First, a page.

You can use properties to change the state of an element. Node and its subtype Element define the properties that all elements have. For example, all elements have classes, hidden, id, style, and title properties that you can use to set state. Subclasses of Element define additional properties, such as the href property of AnchorElement.

Consider this example of specifying an anchor element in HTML:

  <a id="example" href="http://example.com">link text</a>

This <a> tag specifies an element with an href attribute and a text node (accessible via a text property) that contains the string “linktext”. To change the URL that the link goes to, you can use AnchorElement’s href property:

  var anchor = querySelector('#example') as AnchorElement;
  anchor.href = 'http://dartlang.org';

Often you need to set properties on multiple elements. For example, the following code sets the hidden property of all elements that have a class of “mac”, “win”, or “linux”. Setting the hidden property to true has the same effect as adding display:none to the CSS.

  <!-- In HTML: -->
  <p>
    <span class="linux">Words for Linux</span>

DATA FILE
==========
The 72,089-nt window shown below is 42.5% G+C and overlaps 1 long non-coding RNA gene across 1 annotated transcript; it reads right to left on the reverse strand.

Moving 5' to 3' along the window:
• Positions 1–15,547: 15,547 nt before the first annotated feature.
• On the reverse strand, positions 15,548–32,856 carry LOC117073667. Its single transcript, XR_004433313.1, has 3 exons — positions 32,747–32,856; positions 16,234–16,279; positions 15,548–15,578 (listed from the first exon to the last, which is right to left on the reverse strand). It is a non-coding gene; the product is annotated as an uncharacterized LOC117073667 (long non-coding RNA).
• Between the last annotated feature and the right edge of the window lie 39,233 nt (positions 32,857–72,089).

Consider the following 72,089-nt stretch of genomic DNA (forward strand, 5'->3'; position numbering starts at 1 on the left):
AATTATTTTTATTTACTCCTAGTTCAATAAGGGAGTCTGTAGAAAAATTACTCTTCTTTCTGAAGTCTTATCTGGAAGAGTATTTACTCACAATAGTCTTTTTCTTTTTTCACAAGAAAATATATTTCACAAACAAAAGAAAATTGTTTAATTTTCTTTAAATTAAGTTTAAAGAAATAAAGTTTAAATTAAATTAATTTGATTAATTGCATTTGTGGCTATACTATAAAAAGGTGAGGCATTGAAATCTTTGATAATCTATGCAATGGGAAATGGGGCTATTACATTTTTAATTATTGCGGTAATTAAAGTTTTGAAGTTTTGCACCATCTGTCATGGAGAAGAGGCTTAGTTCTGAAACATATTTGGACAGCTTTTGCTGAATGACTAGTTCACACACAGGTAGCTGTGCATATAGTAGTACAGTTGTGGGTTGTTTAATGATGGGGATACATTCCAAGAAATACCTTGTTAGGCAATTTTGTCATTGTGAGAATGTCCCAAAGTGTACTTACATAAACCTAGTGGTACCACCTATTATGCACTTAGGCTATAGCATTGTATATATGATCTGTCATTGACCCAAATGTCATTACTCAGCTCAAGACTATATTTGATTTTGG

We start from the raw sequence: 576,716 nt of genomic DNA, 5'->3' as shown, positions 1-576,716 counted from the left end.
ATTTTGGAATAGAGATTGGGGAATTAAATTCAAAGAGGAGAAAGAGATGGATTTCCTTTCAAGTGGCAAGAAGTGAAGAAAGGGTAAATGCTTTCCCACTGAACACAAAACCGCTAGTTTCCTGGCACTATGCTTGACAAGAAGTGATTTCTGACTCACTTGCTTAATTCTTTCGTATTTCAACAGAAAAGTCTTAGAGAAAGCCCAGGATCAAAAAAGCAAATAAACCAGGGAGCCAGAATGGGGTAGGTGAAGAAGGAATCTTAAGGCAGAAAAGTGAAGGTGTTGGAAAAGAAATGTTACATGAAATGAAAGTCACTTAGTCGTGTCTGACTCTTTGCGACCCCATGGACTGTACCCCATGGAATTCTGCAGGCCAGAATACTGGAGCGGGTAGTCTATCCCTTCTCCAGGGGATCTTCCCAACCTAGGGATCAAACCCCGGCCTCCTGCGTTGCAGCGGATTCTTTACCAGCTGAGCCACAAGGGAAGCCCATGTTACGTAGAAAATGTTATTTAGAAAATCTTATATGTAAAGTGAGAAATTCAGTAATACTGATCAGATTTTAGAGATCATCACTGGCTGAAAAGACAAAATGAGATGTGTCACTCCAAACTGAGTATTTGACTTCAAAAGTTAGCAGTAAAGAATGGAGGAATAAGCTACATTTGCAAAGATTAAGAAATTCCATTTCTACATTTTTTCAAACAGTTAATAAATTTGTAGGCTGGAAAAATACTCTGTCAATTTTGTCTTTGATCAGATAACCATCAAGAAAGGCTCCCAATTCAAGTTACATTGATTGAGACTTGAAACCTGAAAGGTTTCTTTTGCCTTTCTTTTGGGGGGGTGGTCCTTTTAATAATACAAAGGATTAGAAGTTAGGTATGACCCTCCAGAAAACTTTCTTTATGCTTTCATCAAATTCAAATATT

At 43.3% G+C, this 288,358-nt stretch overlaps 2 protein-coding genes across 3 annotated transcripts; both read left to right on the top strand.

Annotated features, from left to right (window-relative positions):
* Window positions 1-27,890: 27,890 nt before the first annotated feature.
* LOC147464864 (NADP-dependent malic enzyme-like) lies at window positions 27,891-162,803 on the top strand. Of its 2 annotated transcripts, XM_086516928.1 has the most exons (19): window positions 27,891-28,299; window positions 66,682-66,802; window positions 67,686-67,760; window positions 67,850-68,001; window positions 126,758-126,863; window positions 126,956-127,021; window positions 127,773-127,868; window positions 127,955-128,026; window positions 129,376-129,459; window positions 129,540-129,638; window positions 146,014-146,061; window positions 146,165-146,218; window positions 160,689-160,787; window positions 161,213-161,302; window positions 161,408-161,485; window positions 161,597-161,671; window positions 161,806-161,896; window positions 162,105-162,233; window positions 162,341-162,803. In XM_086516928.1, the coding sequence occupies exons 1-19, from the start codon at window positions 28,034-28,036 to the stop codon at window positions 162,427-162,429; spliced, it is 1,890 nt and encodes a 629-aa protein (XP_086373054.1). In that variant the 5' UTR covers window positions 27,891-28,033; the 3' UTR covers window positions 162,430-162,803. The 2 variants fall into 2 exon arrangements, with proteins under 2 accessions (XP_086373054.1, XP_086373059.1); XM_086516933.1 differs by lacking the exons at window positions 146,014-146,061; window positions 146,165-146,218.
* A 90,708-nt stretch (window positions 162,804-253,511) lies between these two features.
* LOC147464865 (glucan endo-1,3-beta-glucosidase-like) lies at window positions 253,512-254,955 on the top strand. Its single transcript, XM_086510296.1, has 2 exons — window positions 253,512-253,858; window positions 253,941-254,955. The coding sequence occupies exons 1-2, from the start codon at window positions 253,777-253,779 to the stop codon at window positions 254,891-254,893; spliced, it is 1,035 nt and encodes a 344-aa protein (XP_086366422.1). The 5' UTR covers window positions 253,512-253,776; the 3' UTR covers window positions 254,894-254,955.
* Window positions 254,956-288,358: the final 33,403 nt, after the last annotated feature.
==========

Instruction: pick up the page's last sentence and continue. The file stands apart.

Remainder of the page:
<span class="macos">Words for Mac</span>
    <span class="windows">Words for Windows</span>
  </p>
  // In Dart:
  final osList = ['macos', 'windows', 'linux'];
  final userOs = determineUserOs();

  // For each possible OS...
  for (var os in osList) {
    // Matches user OS?
    bool shouldShow = (os == userOs);

    // Find all elements with class=os. For example, if
    // os == 'windows', call querySelectorAll('.windows')
    // to find all elements with the class "windows".
    // Note that '.$os' uses string interpolation.
    for (var elem in querySelectorAll('.$os')) {
      elem.hidden = !shouldShow; // Show or hide.
    }
  }

When the right property isn’t available or convenient, you can use Element’s attributes property. This property is a Map<String, String>, where the keys are attribute names. For a list of attribute names and their meanings, see the MDN Attributes page. Here’s an example of setting an attribute’s value:

  elem.attributes['someAttribute'] = 'someValue';

Creating elements

You can add to existing HTML pages by creating new elements and attaching them to the DOM. Here’s an example of creating a paragraph (<p>) element:

  var elem = new ParagraphElement();
  elem.text = 'Creating is easy!';

You can also create an element by parsing HTML text. Any child elements are also parsed and created.

  var elem2 = new Element.html(
    '<p>Creating <em>is</em> easy!</p>',
  );

Note that elem2 is a ParagraphElement in the preceding example.